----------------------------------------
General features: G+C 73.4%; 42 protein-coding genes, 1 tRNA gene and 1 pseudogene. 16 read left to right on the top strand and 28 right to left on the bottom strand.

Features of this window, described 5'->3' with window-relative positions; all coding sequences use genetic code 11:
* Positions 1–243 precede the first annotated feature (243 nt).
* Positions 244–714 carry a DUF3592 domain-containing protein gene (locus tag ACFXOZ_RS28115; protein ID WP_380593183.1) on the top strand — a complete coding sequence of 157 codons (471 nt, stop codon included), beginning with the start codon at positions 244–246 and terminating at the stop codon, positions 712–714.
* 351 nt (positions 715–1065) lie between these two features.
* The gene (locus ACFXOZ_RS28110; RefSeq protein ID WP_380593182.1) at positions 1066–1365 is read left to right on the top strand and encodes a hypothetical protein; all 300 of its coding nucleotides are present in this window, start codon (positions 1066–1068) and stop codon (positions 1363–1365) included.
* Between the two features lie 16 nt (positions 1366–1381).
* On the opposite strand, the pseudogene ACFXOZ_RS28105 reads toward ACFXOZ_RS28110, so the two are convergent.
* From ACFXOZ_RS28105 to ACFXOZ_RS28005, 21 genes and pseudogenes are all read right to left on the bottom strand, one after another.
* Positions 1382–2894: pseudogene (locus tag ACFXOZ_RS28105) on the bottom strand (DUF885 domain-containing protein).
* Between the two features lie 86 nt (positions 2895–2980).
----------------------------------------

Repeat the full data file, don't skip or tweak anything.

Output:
General features: G+C 73.4%; 42 protein-coding genes, 1 tRNA gene and 1 pseudogene. 16 read left to right on the top strand and 28 right to left on the bottom strand.

Features of this window, described 5'->3' with window-relative positions; all coding sequences use genetic code 11:
* Positions 1–243 precede the first annotated feature (243 nt).
* Positions 244–714 carry a DUF3592 domain-containing protein gene (locus tag ACFXOZ_RS28115; protein ID WP_380593183.1) on the top strand — a complete coding sequence of 157 codons (471 nt, stop codon included), beginning with the start codon at positions 244–246 and terminating at the stop codon, positions 712–714.
* 351 nt (positions 715–1065) lie between these two features.
* The gene (locus ACFXOZ_RS28110; RefSeq protein ID WP_380593182.1) at positions 1066–1365 is read left to right on the top strand and encodes a hypothetical protein; all 300 of its coding nucleotides are present in this window, start codon (positions 1066–1068) and stop codon (positions 1363–1365) included.
* Between the two features lie 16 nt (positions 1366–1381).
* On the opposite strand, the pseudogene ACFXOZ_RS28105 reads toward ACFXOZ_RS28110, so the two are convergent.
* From ACFXOZ_RS28105 to ACFXOZ_RS28005, 21 genes and pseudogenes are all read right to left on the bottom strand, one after another.
* Positions 1382–2894: pseudogene (locus tag ACFXOZ_RS28105) on the bottom strand (DUF885 domain-containing protein).
* Between the two features lie 86 nt (positions 2895–2980).